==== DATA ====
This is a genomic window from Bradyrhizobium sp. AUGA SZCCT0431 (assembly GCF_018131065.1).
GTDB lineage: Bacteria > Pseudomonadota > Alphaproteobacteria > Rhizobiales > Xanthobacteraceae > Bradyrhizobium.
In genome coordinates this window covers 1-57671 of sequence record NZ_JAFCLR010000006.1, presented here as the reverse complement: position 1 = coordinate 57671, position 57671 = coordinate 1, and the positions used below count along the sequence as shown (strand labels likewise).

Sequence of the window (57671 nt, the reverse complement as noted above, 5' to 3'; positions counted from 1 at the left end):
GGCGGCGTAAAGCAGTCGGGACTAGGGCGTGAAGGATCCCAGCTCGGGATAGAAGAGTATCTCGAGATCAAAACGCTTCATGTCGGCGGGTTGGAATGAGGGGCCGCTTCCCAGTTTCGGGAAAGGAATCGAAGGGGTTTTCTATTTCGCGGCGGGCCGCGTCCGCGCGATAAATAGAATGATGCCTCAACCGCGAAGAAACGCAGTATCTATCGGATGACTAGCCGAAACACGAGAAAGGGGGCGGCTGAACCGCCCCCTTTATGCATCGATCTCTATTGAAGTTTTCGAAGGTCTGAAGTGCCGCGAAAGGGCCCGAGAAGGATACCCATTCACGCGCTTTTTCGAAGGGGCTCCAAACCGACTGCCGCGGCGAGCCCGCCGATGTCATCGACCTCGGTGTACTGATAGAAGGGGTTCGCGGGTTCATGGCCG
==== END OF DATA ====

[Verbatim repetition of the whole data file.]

This is a genomic window from Bradyrhizobium sp. AUGA SZCCT0431 (assembly GCF_018131065.1).
GTDB lineage: Bacteria > Pseudomonadota > Alphaproteobacteria > Rhizobiales > Xanthobacteraceae > Bradyrhizobium.
In genome coordinates this window covers 1-57671 of sequence record NZ_JAFCLR010000006.1, presented here as the reverse complement: position 1 = coordinate 57671, position 57671 = coordinate 1, and the positions used below count along the sequence as shown (strand labels likewise).

Sequence of the window (57671 nt, the reverse complement as noted above, 5' to 3'; positions counted from 1 at the left end):
GGCGGCGTAAAGCAGTCGGGACTAGGGCGTGAAGGATCCCAGCTCGGGATAGAAGAGTATCTCGAGATCAAAACGCTTCATGTCGGCGGGTTGGAATGAGGGGCCGCTTCCCAGTTTCGGGAAAGGAATCGAAGGGGTTTTCTATTTCGCGGCGGGCCGCGTCCGCGCGATAAATAGAATGATGCCTCAACCGCGAAGAAACGCAGTATCTATCGGATGACTAGCCGAAACACGAGAAAGGGGGCGGCTGAACCGCCCCCTTTATGCATCGATCTCTATTGAAGTTTTCGAAGGTCTGAAGTGCCGCGAAAGGGCCCGAGAAGGATACCCATTCACGCGCTTTTTCGAAGGGGCTCCAAACCGACTGCCGCGGCGAGCCCGCCGATGTCATCGACCTCGGTGTACTGATAGAAGGGGTTCGCGGGTTCATGGCCG